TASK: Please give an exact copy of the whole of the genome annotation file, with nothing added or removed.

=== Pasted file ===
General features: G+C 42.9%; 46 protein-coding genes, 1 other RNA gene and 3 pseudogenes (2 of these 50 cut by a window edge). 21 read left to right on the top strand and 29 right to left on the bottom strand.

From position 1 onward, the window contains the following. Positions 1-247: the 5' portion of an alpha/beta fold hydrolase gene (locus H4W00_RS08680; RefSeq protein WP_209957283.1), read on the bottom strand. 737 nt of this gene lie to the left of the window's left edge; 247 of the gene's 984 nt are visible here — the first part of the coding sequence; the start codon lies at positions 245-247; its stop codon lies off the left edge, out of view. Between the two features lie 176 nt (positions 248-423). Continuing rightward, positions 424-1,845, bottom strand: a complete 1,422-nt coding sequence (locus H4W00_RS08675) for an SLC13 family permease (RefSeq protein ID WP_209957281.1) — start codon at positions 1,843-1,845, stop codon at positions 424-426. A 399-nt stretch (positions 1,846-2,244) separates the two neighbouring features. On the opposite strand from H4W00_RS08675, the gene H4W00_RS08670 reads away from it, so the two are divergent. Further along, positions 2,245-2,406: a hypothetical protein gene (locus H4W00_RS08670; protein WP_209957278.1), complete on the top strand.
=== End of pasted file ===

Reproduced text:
General features: G+C 42.9%; 46 protein-coding genes, 1 other RNA gene and 3 pseudogenes (2 of these 50 cut by a window edge). 21 read left to right on the top strand and 29 right to left on the bottom strand.

From position 1 onward, the window contains the following. Positions 1-247: the 5' portion of an alpha/beta fold hydrolase gene (locus H4W00_RS08680; RefSeq protein WP_209957283.1), read on the bottom strand. 737 nt of this gene lie to the left of the window's left edge; 247 of the gene's 984 nt are visible here — the first part of the coding sequence; the start codon lies at positions 245-247; its stop codon lies off the left edge, out of view. Between the two features lie 176 nt (positions 248-423). Continuing rightward, positions 424-1,845, bottom strand: a complete 1,422-nt coding sequence (locus H4W00_RS08675) for an SLC13 family permease (RefSeq protein ID WP_209957281.1) — start codon at positions 1,843-1,845, stop codon at positions 424-426. A 399-nt stretch (positions 1,846-2,244) separates the two neighbouring features. On the opposite strand from H4W00_RS08675, the gene H4W00_RS08670 reads away from it, so the two are divergent. Further along, positions 2,245-2,406: a hypothetical protein gene (locus H4W00_RS08670; protein WP_209957278.1), complete on the top strand.